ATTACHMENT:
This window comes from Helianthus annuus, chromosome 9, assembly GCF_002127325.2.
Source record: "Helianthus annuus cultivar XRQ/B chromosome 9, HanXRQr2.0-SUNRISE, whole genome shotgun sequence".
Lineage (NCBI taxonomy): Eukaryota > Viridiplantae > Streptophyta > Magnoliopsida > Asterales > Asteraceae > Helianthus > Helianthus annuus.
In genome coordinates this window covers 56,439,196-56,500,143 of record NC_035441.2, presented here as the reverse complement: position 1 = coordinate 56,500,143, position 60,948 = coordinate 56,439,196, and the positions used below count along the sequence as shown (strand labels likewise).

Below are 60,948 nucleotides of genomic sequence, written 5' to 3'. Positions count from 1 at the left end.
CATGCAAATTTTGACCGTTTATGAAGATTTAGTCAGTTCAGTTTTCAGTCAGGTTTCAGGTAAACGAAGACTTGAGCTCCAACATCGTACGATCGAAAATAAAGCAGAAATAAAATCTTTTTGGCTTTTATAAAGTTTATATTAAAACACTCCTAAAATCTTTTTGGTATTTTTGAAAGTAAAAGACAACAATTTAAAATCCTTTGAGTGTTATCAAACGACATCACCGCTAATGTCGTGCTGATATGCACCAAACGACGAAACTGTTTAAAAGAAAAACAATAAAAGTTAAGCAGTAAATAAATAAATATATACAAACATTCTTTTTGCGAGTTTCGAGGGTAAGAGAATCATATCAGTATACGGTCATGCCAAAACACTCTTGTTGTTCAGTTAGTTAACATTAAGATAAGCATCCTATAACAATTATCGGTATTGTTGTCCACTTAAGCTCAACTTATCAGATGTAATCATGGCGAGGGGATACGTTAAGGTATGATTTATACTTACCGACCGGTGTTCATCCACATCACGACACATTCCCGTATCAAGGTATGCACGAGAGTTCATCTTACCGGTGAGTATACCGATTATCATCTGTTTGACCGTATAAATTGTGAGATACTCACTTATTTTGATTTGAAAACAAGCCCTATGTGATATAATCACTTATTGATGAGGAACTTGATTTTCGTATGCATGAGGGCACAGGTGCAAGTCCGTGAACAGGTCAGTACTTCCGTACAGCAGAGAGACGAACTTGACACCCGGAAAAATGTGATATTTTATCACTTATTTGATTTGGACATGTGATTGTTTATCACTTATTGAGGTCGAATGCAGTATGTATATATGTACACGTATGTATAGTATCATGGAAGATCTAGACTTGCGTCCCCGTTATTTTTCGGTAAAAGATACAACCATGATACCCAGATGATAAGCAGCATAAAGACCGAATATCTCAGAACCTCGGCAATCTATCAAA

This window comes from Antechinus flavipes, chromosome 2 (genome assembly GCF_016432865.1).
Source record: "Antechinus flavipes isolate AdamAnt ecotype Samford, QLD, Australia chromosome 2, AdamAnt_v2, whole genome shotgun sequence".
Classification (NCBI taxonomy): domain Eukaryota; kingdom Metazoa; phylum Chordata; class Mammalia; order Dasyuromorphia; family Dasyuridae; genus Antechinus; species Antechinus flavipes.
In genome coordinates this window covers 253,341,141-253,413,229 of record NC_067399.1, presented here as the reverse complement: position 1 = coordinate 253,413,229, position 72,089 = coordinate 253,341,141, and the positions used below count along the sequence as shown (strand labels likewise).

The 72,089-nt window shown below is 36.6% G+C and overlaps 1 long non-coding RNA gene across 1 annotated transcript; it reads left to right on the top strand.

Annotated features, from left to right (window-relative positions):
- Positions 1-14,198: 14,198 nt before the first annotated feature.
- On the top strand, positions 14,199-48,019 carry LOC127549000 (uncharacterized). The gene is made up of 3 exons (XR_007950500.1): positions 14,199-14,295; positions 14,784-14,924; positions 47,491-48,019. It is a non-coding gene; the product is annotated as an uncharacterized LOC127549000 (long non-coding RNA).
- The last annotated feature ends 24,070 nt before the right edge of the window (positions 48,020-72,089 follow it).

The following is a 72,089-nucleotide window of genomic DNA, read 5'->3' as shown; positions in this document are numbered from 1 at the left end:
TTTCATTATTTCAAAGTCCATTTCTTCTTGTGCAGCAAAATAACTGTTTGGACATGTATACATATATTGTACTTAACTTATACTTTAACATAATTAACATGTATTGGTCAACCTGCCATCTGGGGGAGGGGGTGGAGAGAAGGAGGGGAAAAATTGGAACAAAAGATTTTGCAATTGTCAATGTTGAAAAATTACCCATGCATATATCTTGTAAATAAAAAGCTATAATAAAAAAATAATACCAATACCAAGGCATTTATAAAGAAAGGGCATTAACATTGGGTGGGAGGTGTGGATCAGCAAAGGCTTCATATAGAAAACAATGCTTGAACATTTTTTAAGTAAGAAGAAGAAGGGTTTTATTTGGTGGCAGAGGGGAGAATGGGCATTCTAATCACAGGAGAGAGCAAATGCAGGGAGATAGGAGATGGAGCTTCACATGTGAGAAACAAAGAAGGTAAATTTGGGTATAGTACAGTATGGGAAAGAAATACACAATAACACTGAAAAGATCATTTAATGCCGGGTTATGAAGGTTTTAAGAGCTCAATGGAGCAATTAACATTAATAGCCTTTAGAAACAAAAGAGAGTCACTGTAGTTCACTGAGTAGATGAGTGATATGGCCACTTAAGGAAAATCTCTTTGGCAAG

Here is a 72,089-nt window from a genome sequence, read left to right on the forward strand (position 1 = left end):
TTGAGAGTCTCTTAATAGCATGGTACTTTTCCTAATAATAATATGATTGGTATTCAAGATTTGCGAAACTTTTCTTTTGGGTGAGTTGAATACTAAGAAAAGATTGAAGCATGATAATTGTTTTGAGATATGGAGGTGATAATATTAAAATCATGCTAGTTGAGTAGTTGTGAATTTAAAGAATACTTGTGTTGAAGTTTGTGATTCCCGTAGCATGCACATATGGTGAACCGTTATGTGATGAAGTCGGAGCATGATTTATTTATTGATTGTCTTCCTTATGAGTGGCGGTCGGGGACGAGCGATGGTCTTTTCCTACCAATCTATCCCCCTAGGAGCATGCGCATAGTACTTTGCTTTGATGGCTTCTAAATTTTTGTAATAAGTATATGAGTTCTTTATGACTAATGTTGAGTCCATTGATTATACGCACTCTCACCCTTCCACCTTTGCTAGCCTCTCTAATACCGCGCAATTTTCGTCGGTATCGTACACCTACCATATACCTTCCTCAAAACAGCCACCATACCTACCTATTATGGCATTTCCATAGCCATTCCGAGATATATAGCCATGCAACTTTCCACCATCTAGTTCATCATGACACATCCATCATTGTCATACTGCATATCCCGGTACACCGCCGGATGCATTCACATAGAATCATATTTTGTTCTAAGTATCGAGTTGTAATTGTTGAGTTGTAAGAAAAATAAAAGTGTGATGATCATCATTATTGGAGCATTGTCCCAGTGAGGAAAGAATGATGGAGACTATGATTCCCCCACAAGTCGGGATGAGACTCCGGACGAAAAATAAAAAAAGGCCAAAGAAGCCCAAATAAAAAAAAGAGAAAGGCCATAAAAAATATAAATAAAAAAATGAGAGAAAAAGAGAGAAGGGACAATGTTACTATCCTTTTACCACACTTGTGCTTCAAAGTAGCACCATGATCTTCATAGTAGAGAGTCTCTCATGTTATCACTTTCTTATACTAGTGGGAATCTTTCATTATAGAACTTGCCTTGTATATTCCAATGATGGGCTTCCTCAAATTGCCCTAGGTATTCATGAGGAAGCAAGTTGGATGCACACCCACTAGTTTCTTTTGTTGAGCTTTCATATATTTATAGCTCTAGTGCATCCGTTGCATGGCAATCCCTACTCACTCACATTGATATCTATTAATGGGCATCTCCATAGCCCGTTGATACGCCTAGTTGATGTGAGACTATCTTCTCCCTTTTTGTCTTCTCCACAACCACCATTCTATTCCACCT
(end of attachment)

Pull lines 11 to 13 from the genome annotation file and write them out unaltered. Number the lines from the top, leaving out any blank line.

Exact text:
The 72,089-nt window shown below is 36.6% G+C and overlaps 1 long non-coding RNA gene across 1 annotated transcript; it reads left to right on the top strand.

Annotated features, from left to right (window-relative positions):
- Positions 1-14,198: 14,198 nt before the first annotated feature.